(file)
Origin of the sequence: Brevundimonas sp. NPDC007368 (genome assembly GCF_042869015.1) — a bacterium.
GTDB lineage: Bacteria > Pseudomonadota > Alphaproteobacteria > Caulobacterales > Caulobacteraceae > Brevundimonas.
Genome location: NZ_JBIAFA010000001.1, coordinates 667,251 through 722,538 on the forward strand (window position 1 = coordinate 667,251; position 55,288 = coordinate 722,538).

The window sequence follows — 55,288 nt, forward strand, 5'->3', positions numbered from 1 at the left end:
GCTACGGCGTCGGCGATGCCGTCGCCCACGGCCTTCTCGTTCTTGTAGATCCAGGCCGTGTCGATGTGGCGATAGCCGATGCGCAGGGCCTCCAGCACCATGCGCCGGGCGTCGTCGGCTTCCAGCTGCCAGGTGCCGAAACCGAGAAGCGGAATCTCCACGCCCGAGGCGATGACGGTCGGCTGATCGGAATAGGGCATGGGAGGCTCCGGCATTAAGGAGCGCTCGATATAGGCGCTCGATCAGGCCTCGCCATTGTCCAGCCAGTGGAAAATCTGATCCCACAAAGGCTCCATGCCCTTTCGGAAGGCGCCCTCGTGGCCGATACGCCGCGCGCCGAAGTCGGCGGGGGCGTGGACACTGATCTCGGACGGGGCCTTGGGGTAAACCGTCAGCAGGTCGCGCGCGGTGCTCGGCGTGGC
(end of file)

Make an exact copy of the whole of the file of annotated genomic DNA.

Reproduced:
Origin of the sequence: Brevundimonas sp. NPDC007368 (genome assembly GCF_042869015.1) — a bacterium.
GTDB lineage: Bacteria > Pseudomonadota > Alphaproteobacteria > Caulobacterales > Caulobacteraceae > Brevundimonas.
Genome location: NZ_JBIAFA010000001.1, coordinates 667,251 through 722,538 on the forward strand (window position 1 = coordinate 667,251; position 55,288 = coordinate 722,538).

The window sequence follows — 55,288 nt, forward strand, 5'->3', positions numbered from 1 at the left end:
GCTACGGCGTCGGCGATGCCGTCGCCCACGGCCTTCTCGTTCTTGTAGATCCAGGCCGTGTCGATGTGGCGATAGCCGATGCGCAGGGCCTCCAGCACCATGCGCCGGGCGTCGTCGGCTTCCAGCTGCCAGGTGCCGAAACCGAGAAGCGGAATCTCCACGCCCGAGGCGATGACGGTCGGCTGATCGGAATAGGGCATGGGAGGCTCCGGCATTAAGGAGCGCTCGATATAGGCGCTCGATCAGGCCTCGCCATTGTCCAGCCAGTGGAAAATCTGATCCCACAAAGGCTCCATGCCCTTTCGGAAGGCGCCCTCGTGGCCGATACGCCGCGCGCCGAAGTCGGCGGGGGCGTGGACACTGATCTCGGACGGGGCCTTGGGGTAAACCGTCAGCAGGTCGCGCGCGGTGCTCGGCGTGGC